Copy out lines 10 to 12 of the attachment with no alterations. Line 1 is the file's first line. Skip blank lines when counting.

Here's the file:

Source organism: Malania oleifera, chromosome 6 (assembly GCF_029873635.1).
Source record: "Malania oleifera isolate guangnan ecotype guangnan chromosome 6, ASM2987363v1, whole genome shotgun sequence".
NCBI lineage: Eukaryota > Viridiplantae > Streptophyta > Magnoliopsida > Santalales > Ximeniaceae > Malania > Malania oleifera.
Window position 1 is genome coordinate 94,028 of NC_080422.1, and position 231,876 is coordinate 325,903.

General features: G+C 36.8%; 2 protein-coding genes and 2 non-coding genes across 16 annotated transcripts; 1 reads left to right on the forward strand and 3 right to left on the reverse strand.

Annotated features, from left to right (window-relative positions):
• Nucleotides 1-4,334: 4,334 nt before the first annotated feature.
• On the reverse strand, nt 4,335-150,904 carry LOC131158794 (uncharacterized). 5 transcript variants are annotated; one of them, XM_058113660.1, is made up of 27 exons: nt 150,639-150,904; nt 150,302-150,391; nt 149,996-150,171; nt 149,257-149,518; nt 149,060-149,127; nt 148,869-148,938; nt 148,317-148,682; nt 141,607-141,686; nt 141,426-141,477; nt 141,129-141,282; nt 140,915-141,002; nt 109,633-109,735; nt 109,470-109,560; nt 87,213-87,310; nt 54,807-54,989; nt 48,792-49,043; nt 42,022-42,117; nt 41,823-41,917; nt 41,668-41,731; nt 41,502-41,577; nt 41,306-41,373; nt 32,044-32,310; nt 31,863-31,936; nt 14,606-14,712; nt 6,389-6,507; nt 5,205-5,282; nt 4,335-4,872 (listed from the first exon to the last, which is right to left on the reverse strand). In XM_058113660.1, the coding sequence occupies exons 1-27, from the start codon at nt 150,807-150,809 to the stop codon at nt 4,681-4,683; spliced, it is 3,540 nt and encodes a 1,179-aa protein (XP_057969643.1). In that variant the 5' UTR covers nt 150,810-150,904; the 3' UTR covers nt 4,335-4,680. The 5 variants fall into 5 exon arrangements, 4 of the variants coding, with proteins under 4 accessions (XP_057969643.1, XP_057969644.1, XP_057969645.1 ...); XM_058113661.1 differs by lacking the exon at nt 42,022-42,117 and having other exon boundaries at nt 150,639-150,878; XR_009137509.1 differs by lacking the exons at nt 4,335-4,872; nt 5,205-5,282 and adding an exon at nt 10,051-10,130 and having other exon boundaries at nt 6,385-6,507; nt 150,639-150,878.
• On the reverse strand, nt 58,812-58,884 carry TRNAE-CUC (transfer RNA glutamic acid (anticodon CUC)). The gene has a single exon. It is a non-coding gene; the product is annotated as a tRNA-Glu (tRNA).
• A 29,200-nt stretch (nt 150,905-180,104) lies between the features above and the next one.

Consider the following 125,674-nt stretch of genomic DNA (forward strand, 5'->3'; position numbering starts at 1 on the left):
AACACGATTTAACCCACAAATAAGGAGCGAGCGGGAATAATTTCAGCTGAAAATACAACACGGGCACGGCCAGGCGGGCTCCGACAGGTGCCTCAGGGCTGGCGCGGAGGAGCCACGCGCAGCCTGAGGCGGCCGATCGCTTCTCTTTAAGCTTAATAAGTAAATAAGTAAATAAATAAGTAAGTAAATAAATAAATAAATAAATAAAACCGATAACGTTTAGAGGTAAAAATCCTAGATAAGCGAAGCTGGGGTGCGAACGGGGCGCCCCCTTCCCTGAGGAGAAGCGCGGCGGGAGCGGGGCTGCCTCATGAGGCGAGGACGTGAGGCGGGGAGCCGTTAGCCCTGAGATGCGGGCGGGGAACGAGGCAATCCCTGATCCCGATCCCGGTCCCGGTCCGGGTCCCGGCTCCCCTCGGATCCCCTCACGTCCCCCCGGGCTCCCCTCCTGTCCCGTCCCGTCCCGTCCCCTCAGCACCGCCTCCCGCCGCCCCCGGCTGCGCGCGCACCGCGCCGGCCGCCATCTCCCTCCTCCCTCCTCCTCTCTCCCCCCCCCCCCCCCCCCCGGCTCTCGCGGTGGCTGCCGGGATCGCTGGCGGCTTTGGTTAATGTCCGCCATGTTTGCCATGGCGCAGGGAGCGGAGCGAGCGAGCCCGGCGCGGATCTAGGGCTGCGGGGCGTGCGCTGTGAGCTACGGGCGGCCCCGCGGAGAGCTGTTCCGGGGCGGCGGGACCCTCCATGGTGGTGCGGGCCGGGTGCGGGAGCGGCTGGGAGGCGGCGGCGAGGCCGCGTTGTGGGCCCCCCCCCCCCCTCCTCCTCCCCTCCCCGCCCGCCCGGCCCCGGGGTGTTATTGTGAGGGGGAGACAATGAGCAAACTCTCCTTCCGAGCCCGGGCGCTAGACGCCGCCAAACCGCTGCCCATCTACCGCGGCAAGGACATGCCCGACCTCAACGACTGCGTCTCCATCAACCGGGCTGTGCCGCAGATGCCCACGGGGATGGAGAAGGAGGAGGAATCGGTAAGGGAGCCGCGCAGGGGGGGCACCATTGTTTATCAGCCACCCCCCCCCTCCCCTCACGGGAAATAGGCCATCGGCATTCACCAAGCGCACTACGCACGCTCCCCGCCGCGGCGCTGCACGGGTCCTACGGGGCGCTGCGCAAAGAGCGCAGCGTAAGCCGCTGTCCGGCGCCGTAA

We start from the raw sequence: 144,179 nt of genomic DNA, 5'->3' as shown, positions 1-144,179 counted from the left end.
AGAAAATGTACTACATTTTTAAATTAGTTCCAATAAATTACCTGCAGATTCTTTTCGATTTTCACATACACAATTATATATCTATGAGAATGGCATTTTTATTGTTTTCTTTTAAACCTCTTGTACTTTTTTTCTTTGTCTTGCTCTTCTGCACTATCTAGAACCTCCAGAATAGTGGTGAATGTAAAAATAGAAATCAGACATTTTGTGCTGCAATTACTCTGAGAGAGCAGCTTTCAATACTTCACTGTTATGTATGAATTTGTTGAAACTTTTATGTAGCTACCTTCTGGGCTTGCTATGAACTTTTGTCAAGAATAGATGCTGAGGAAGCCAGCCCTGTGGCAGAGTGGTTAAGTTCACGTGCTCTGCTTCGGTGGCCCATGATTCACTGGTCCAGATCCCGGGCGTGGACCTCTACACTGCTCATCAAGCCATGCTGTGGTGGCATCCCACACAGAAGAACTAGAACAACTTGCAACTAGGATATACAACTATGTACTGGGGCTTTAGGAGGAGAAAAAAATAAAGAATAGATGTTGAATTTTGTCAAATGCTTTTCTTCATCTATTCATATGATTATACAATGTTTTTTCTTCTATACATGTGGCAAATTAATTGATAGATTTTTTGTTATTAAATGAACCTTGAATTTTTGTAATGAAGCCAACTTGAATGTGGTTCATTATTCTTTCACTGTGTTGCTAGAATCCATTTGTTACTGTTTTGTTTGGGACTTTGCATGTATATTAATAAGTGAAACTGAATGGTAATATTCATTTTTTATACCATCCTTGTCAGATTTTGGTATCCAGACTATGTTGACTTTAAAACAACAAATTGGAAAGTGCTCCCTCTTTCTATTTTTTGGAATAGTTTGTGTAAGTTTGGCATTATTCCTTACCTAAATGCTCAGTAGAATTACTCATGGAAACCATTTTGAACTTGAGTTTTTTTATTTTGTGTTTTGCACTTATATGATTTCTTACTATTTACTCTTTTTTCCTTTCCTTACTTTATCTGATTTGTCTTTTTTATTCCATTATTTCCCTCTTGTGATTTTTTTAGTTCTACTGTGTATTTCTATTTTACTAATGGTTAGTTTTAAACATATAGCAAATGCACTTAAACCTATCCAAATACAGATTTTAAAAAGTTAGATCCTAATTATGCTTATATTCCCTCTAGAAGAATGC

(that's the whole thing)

• A 29,200-nt stretch (nt 150,905-180,104) lies between the features above and the next one.

Consider the following 125,674-nt stretch of genomic DNA (forward strand, 5'->3'; position numbering starts at 1 on the left):
AACACGATTTAACCCACAAATAAGGAGCGAGCGGGAATAATTTCAGCTGAAAATACAACACGGGCACGGCCAGGCGGGCTCCGACAGGTGCCTCAGGGCTGGCGCGGAGGAGCCACGCGCAGCCTGAGGCGGCCGATCGCTTCTCTTTAAGCTTAATAAGTAAATAAGTAAATAAATAAGTAAGTAAATAAATAAATAAATAAATAAAACCGATAACGTTTAGAGGTAAAAATCCTAGATAAGCGAAGCTGGGGTGCGAACGGGGCGCCCCCTTCCCTGAGGAGAAGCGCGGCGGGAGCGGGGCTGCCTCATGAGGCGAGGACGTGAGGCGGGGAGCCGTTAGCCCTGAGATGCGGGCGGGGAACGAGGCAATCCCTGATCCCGATCCCGGTCCCGGTCCGGGTCCCGGCTCCCCTCGGATCCCCTCACGTCCCCCCGGGCTCCCCTCCTGTCCCGTCCCGTCCCGTCCCCTCAGCACCGCCTCCCGCCGCCCCCGGCTGCGCGCGCACCGCGCCGGCCGCCATCTCCCTCCTCCCTCCTCCTCTCTCCCCCCCCCCCCCCCCCCCGGCTCTCGCGGTGGCTGCCGGGATCGCTGGCGGCTTTGGTTAATGTCCGCCATGTTTGCCATGGCGCAGGGAGCGGAGCGAGCGAGCCCGGCGCGGATCTAGGGCTGCGGGGCGTGCGCTGTGAGCTACGGGCGGCCCCGCGGAGAGCTGTTCCGGGGCGGCGGGACCCTCCATGGTGGTGCGGGCCGGGTGCGGGAGCGGCTGGGAGGCGGCGGCGAGGCCGCGTTGTGGGCCCCCCCCCCCCCTCCTCCTCCCCTCCCCGCCCGCCCGGCCCCGGGGTGTTATTGTGAGGGGGAGACAATGAGCAAACTCTCCTTCCGAGCCCGGGCGCTAGACGCCGCCAAACCGCTGCCCATCTACCGCGGCAAGGACATGCCCGACCTCAACGACTGCGTCTCCATCAACCGGGCTGTGCCGCAGATGCCCACGGGGATGGAGAAGGAGGAGGAATCGGTAAGGGAGCCGCGCAGGGGGGGCACCATTGTTTATCAGCCACCCCCCCCCTCCCCTCACGGGAAATAGGCCATCGGCATTCACCAAGCGCACTACGCACGCTCCCCGCCGCGGCGCTGCACGGGTCCTACGGGGCGCTGCGCAAAGAGCGCAGCGTAAGCCGCTGTCCGGCGCCGTAA